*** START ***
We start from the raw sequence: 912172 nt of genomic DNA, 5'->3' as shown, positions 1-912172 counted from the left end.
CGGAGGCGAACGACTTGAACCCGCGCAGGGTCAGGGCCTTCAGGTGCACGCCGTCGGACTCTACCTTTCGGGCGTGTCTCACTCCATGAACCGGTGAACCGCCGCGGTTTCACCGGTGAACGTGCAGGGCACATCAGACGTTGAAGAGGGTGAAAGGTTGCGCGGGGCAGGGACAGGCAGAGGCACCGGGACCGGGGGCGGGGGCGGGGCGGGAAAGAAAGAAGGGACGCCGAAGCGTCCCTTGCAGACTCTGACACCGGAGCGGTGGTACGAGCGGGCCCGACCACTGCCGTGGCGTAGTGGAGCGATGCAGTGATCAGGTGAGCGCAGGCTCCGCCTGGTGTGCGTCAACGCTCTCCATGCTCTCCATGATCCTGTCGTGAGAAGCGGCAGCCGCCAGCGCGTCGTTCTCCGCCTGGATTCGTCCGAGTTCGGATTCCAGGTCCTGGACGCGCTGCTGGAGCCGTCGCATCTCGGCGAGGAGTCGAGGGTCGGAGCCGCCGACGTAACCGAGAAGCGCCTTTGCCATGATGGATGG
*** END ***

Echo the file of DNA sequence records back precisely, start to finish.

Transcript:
We start from the raw sequence: 912172 nt of genomic DNA, 5'->3' as shown, positions 1-912172 counted from the left end.
CGGAGGCGAACGACTTGAACCCGCGCAGGGTCAGGGCCTTCAGGTGCACGCCGTCGGACTCTACCTTTCGGGCGTGTCTCACTCCATGAACCGGTGAACCGCCGCGGTTTCACCGGTGAACGTGCAGGGCACATCAGACGTTGAAGAGGGTGAAAGGTTGCGCGGGGCAGGGACAGGCAGAGGCACCGGGACCGGGGGCGGGGGCGGGGCGGGAAAGAAAGAAGGGACGCCGAAGCGTCCCTTGCAGACTCTGACACCGGAGCGGTGGTACGAGCGGGCCCGACCACTGCCGTGGCGTAGTGGAGCGATGCAGTGATCAGGTGAGCGCAGGCTCCGCCTGGTGTGCGTCAACGCTCTCCATGCTCTCCATGATCCTGTCGTGAGAAGCGGCAGCCGCCAGCGCGTCGTTCTCCGCCTGGATTCGTCCGAGTTCGGATTCCAGGTCCTGGACGCGCTGCTGGAGCCGTCGCATCTCGGCGAGGAGTCGAGGGTCGGAGCCGCCGACGTAACCGAGAAGCGCCTTTGCCATGATGGATGG